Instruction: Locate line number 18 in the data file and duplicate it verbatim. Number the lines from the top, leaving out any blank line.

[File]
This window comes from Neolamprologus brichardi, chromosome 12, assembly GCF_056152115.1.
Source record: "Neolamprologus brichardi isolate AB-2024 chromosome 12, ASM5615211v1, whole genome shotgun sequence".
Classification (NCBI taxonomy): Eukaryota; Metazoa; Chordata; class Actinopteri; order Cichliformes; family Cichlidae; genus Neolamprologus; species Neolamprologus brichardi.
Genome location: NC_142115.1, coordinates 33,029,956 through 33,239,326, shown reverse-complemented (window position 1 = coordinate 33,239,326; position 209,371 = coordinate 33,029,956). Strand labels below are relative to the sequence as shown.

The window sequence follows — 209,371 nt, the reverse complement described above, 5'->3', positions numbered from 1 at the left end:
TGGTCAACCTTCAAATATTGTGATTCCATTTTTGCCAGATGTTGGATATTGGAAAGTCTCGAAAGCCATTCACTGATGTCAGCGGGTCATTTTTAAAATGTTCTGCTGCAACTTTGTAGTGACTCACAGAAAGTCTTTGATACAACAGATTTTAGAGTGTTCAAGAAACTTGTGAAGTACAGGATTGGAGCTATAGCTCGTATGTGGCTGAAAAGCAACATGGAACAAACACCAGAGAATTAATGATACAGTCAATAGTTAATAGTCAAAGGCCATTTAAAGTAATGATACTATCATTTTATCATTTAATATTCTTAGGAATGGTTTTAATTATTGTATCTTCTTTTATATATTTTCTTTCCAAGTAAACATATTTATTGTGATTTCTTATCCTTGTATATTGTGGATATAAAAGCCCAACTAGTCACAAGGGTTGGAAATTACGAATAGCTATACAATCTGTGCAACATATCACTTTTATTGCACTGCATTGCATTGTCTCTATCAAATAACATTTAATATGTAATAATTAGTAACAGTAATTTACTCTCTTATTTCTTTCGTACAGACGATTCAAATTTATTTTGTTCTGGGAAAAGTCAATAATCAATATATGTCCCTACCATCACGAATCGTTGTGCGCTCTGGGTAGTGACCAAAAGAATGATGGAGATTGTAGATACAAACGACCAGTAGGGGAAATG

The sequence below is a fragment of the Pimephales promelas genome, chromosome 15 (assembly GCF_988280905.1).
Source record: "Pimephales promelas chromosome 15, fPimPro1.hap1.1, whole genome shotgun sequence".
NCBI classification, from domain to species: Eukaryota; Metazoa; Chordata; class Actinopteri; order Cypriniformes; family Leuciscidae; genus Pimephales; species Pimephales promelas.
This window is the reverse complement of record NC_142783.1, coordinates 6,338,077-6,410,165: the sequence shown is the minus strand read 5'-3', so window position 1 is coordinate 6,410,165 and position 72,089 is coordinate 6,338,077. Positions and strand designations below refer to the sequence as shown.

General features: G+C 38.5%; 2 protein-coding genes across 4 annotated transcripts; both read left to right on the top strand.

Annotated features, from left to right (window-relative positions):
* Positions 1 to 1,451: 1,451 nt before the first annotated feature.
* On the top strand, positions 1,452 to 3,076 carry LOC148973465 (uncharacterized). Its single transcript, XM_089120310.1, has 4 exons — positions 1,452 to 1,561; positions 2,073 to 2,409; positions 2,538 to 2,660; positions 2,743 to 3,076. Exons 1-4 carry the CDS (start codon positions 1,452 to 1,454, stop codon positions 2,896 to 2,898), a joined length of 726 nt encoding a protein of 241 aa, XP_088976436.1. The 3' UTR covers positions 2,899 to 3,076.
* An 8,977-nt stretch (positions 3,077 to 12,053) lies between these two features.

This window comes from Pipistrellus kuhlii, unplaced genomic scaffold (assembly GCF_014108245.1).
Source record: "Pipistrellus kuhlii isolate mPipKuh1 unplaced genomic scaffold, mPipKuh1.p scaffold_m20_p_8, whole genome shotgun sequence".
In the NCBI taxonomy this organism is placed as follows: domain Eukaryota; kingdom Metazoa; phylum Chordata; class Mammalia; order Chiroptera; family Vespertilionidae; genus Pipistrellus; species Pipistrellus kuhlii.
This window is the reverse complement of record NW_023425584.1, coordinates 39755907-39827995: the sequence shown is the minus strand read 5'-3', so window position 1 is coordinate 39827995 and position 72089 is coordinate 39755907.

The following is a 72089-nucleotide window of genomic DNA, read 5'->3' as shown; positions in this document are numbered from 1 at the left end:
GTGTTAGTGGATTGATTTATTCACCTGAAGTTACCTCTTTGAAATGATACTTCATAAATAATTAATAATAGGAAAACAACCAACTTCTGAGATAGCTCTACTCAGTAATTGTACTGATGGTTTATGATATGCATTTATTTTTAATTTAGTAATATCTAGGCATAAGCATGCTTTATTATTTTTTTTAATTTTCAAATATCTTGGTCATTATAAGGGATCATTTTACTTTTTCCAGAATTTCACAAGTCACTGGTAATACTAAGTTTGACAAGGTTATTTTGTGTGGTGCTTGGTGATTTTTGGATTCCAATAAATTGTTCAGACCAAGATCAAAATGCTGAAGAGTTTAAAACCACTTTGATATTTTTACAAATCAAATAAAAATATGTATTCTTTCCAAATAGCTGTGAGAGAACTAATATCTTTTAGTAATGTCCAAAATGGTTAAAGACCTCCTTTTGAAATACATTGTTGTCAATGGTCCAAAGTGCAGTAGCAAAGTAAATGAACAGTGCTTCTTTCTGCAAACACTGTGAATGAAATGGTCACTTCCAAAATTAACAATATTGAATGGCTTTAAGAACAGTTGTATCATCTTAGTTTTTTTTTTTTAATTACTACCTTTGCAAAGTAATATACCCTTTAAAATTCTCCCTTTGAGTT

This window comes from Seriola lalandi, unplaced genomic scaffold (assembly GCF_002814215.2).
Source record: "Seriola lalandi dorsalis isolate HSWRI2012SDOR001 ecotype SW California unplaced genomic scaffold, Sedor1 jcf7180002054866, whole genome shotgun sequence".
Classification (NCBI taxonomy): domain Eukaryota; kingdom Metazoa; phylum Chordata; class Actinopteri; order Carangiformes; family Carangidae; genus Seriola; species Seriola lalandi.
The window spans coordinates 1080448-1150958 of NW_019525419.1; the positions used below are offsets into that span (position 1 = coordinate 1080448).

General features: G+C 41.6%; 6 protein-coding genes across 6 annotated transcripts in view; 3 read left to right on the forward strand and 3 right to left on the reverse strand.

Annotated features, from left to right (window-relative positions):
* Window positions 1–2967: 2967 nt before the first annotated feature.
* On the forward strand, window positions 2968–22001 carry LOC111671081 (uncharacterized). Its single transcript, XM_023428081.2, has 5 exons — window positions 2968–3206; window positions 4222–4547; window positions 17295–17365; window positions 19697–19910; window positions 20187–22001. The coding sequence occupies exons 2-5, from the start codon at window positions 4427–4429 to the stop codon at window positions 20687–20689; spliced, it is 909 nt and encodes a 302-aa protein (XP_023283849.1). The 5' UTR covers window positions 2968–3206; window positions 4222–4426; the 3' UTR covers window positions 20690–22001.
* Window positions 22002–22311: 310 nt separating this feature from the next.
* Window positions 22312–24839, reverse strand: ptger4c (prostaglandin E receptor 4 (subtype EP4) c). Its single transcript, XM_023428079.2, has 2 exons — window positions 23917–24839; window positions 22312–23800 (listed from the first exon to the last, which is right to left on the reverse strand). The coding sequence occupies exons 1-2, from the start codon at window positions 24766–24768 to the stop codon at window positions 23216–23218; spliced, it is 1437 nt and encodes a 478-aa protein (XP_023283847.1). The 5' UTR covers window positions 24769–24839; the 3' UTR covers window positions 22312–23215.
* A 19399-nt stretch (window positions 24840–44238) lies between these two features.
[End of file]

In the NCBI taxonomy this organism is placed as follows: domain Eukaryota; kingdom Metazoa; phylum Chordata; class Mammalia; order Chiroptera; family Vespertilionidae; genus Pipistrellus; species Pipistrellus kuhlii.